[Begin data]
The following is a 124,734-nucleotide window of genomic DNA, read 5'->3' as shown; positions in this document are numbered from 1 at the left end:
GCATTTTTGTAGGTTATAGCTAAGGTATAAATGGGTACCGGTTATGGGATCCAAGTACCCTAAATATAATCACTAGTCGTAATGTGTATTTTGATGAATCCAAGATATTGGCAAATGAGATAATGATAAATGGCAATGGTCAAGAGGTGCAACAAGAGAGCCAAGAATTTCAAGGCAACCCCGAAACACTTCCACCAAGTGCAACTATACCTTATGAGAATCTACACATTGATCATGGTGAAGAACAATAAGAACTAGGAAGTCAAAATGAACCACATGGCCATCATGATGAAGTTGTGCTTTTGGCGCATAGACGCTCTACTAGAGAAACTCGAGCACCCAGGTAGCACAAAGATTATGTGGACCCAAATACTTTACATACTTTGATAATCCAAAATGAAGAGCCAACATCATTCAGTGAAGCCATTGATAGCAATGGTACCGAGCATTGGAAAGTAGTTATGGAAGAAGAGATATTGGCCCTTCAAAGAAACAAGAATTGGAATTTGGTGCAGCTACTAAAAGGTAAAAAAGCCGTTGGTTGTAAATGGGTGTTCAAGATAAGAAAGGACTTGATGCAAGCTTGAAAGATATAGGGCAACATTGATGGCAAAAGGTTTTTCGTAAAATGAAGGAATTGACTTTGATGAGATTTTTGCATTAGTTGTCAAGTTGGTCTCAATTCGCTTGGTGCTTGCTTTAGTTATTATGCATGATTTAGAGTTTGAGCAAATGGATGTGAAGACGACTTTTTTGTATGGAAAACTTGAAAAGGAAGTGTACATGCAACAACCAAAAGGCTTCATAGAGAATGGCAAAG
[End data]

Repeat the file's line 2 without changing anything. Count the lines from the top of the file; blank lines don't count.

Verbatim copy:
GCATTTTTGTAGGTTATAGCTAAGGTATAAATGGGTACCGGTTATGGGATCCAAGTACCCTAAATATAATCACTAGTCGTAATGTGTATTTTGATGAATCCAAGATATTGGCAAATGAGATAATGATAAATGGCAATGGTCAAGAGGTGCAACAAGAGAGCCAAGAATTTCAAGGCAACCCCGAAACACTTCCACCAAGTGCAACTATACCTTATGAGAATCTACACATTGATCATGGTGAAGAACAATAAGAACTAGGAAGTCAAAATGAACCACATGGCCATCATGATGAAGTTGTGCTTTTGGCGCATAGACGCTCTACTAGAGAAACTCGAGCACCCAGGTAGCACAAAGATTATGTGGACCCAAATACTTTACATACTTTGATAATCCAAAATGAAGAGCCAACATCATTCAGTGAAGCCATTGATAGCAATGGTACCGAGCATTGGAAAGTAGTTATGGAAGAAGAGATATTGGCCCTTCAAAGAAACAAGAATTGGAATTTGGTGCAGCTACTAAAAGGTAAAAAAGCCGTTGGTTGTAAATGGGTGTTCAAGATAAGAAAGGACTTGATGCAAGCTTGAAAGATATAGGGCAACATTGATGGCAAAAGGTTTTTCGTAAAATGAAGGAATTGACTTTGATGAGATTTTTGCATTAGTTGTCAAGTTGGTCTCAATTCGCTTGGTGCTTGCTTTAGTTATTATGCATGATTTAGAGTTTGAGCAAATGGATGTGAAGACGACTTTTTTGTATGGAAAACTTGAAAAGGAAGTGTACATGCAACAACCAAAAGGCTTCATAGAGAATGGCAAAG